What Is The Great Digital Stone Age?
Coming from an FMCG background, I used to work as a brand marketer. I have worked with media agencies like OMD, Mindshare and Carat on a day to day basis. Brands under my control were spending tens of thousands on digital media, with the hopes of improving brand awareness. At that time, I wasn’t equipped with the digital marketing knowledge that I have today.
Fast forward to 2019, I realise the digital marketing approach by brand marketers looks something like this:
• Allocating a handsome digital advertising budget
• Pouring kerosene on top of the budget
• Light the budget up on fire
• Pray for improved vanity and “awareness” metrics from a 3rd party research firm
I’m not kidding, as I’ve experienced this process first hand. Scary right?
I want to clarify that this isn’t the brand marketer’s fault, nor can I blame agencies for this. What I noticed is that there is a huge disconnect between the mindset among the stakeholders of an organization with marketing department.
So let’s break it down –
The marketing department’s role is to take care of the longevity and profitability of the brand. Thus responsible in insuring brand communications by following guidelines.
This department’s role is to develop relationships with trade channels with special promotions, improving on-trade visibility with POSM. They have to also follow the recommended price points for products, and balance the different trade channels.
Media agencies’ sole purpose is to help companies develop the best media plans to achieve whatever goals the company may have. One interesting point is that media agencies communicate with marketing departments, thus leaving trade focused departments out of the picture. For companies where bulk of their revenue is generated from on-ground trade, this leaves a huge communication gap.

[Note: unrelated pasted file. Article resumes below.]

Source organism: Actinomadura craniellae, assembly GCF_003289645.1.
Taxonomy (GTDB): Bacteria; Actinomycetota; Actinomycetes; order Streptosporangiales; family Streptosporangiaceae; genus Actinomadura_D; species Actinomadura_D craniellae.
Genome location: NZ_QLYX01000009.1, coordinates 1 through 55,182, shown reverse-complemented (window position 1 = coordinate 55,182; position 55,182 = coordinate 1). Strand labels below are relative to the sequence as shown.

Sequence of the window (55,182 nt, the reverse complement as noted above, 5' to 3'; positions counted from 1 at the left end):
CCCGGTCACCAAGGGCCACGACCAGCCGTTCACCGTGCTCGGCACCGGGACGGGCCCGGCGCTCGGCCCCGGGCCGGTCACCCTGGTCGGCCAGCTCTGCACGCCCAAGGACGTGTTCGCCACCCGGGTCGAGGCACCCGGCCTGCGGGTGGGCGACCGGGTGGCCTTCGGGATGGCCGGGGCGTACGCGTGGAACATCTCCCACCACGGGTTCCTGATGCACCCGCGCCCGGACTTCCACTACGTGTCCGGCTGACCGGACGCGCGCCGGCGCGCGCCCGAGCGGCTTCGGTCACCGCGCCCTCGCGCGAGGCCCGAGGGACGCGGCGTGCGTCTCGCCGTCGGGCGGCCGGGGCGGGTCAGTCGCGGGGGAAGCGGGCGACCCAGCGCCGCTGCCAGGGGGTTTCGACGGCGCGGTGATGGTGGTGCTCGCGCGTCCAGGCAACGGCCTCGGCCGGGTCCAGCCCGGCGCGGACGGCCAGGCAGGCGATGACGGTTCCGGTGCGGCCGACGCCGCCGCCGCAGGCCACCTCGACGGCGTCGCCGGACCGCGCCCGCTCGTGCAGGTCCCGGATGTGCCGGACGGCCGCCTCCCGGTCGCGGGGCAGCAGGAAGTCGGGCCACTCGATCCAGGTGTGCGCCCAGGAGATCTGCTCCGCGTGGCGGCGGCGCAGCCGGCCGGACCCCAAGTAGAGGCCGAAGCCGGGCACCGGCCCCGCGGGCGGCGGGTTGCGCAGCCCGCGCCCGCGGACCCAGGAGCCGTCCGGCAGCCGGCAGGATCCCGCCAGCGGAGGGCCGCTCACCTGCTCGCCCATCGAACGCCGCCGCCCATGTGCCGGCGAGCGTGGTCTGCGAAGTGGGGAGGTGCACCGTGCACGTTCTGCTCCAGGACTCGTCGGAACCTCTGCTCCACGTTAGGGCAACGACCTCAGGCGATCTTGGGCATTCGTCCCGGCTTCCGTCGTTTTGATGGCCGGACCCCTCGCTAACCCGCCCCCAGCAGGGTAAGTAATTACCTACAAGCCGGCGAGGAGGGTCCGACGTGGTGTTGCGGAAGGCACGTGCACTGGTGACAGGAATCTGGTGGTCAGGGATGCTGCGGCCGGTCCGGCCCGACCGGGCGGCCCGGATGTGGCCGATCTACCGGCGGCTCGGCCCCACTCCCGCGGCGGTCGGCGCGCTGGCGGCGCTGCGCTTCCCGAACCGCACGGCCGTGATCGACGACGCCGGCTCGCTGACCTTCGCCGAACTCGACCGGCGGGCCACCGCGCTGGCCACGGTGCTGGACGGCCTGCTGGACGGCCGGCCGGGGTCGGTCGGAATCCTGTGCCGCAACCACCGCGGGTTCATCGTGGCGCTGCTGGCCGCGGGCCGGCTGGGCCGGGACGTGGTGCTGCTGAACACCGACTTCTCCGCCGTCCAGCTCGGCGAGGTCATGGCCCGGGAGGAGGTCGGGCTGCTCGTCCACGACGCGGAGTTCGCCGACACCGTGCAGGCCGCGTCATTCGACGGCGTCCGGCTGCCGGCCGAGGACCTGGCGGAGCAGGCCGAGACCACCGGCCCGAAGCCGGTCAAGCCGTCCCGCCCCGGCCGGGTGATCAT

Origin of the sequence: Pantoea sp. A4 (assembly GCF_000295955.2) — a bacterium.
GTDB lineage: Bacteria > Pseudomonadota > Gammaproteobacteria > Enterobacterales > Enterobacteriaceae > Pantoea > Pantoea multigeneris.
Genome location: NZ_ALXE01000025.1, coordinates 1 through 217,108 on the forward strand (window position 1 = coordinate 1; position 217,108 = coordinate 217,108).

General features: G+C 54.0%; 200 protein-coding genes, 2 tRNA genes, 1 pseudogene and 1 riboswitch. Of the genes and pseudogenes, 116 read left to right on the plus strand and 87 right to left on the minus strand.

Based on my observations, this lack of connection is the main reason why digital marketing among SMEs and MNCs struggle to take off.
It’s time to look at things holistically and take out the guesswork.
Traditional advertising are judged on marketing fundamentals, which is dominated by demographics, psychographics as well as media metrics like impressions and frequency. The goal of these marketing campaigns is to increase awareness, and to get them to the top of their customers minds.
When I asked a fellow FMCG marketer (she prefers to be unnamed) about her brand’s digital media strategy, this is what she said:
“Our KPIs for media companies are typically cost per click, cost per engagement, and high frequency impressions to our target audience”.
When probed further, she told me that she has absolutely no idea if these metrics ultimately translates to her brand’s sales and bottom line.
This shocked me.
I left the FMCG industry for about 5 years now, and I thought that digital marketing among big companies would have evolved out of the “Digital Marketing Stone Age”. I guess that didn’t happen.
Deep down, I understand why this is happening. “Textbook advertising” dictates that we have to define our target audience, persona and craft marketing messages for them. But you see, this form of advertising was developed based on the assumption that only mass media marketing channels are available.
Those days, it only made sense to produce a fine piece of creative, and advertise it on media channels that your audience is paying attention to. This used to be the magic bullet that works in a pre-mobile and pre-Facebook world. Another reason why most companies are stuck in the “Digital Marketing Stone Age” is the lack of ability to justify digital advertising spend.